Africans turn up heat on Mugabe
The Zimbabwean leader is in China this week seeking loans because South Africa is attaching strings to aid.
JOHANNESBURG, SOUTH AFRICA
After standing by their man for years, a growing number of Africans are pushing Zimbabwean President Robert Mugabe to change his ways.Skip to next paragraph
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The shift in attitude, if it lasts, could mark a new period in Zimbabwe's ongoing crisis - one that tilts the situation toward resolution, thus removing a big blot on Africa's global reputation and helping free Zimbabweans from authoritarianism, soaring inflation, increasing poverty, and hunger.
• Zimbabwe has asked regional powerhouse South Africa for a loan of up to $1 billion for fuel, food, and other scarce essentials, and to help prevent it from losing backing from international lenders. South Africa is reportedly considering the loan, but with significant conditions that would require Zimbabwe to embark on economic and political reforms. The tougher response is seen as a small but significant shift away from South Africa's "quiet diplomacy" approach to its northern neighbor.
• A new United Nations report, written by an African, blasts Mr. Mugabe's Operation Restore Order, which Mugabe says was designed to clean up urban areas but opposition parties say was simply strong-arm politics. The UN calls the recent demolition of thousands of homes and shops a "disastrous venture" that has left 700,000 homeless.
• Prominent voices are speaking out. Nobel Peace Prize winner Wangari Maathai of Kenya said last week of Mugabe: "This is only about power - and using what issues you think will keep yourself in power."
Such developments signal a shift in Africans' view of Mugabe, says Chris Maroleng of the Institute for Security Studies in Pretoria, South Africa. No more is there a continental debate over "the nature of the crisis" - about whether Mugabe is a hero who freed his nation from white colonial rule or the prime example of bad governance in Africa. Rather, he says, "We are beginning to actually address the crisis itself - to figure out a way forward." That, he adds, "is the most heartening thing about the period we're in."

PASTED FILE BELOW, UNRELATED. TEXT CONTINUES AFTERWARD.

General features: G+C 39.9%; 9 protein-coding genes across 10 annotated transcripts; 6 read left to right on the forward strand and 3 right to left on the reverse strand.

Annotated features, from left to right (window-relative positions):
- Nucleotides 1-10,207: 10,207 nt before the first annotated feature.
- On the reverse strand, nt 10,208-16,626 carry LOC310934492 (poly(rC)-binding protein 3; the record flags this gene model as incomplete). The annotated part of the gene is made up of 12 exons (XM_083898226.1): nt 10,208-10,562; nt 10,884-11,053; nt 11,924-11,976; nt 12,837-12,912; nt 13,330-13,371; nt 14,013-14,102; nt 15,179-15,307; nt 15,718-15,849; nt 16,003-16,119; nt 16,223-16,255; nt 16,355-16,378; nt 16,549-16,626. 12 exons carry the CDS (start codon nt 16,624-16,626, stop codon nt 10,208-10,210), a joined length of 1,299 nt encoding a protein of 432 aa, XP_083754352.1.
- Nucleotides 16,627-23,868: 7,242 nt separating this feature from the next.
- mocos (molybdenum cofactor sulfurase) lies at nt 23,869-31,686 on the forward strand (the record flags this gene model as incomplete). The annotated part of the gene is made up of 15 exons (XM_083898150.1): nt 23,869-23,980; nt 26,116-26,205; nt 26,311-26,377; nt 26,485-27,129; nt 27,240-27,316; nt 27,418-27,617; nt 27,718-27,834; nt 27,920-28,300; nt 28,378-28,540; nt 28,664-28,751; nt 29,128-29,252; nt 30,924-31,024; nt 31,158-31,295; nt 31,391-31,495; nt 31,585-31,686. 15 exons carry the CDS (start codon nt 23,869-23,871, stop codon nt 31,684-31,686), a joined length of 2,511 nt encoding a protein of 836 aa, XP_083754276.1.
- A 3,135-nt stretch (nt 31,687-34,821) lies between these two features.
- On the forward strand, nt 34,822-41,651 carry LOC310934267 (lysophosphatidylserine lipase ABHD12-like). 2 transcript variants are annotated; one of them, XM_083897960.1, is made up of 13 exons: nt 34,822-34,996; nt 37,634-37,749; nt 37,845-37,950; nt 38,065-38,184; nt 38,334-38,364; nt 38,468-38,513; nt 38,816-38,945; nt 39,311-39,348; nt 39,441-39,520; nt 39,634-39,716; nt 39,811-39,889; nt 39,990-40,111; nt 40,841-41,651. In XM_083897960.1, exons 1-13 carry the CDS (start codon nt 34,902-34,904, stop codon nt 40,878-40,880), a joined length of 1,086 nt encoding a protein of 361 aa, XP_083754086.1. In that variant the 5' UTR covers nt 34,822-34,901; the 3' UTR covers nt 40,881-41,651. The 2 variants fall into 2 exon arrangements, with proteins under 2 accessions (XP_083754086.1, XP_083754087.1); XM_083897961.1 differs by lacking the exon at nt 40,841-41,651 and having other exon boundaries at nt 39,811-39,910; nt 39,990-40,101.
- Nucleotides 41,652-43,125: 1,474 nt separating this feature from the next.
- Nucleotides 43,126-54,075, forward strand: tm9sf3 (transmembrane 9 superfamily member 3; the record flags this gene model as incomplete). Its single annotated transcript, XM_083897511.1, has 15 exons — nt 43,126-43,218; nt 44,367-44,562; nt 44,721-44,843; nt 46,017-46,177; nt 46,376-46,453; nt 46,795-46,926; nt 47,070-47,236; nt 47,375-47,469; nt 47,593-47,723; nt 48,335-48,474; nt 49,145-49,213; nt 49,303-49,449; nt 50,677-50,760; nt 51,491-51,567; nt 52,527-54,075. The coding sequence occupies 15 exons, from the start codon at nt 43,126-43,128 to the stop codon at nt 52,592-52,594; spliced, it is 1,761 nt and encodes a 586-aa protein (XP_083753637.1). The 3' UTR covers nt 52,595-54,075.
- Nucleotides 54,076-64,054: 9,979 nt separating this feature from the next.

The African view of the issue is crucial, observers say. Africans - not outside powers - are most likely to be the ones who defuse the Zimbabwe time-bomb.
Mr. Mbeki is one of the issue's biggest players. In recent years, his back-room diplomacy has apparently done little to move the octogenarian Mugabe to reverse course. But the loan is a new opportunity to influence the man who has led Zimbabwe since independence in 1980 and who, in 2000, initiated mass seizure of white farms, which began the economic decline of what had been the breadbasket of Southern Africa. Zimbabwe now risks being expelled from the International Monetary Fund because of its delinquency on nearly $300 million in loans.
Now Mbeki can use the loan "as a lever to force Mugabe to engage in negotiations" with the opposition Movement for Democratic Change, says Mr. Maroleng.
One reason Mbeki may want to attach conditions: Zimbabwe's precipitous decline is impeding Mbeki's efforts to clean up Africa's image through things like the New Partnership for Africa's Development and its focus on good governance. South Africa's conditions may be why Mugabe was expected to ask Chinese President Hu Jintao for a similarly large loan on his current trip to Beijing.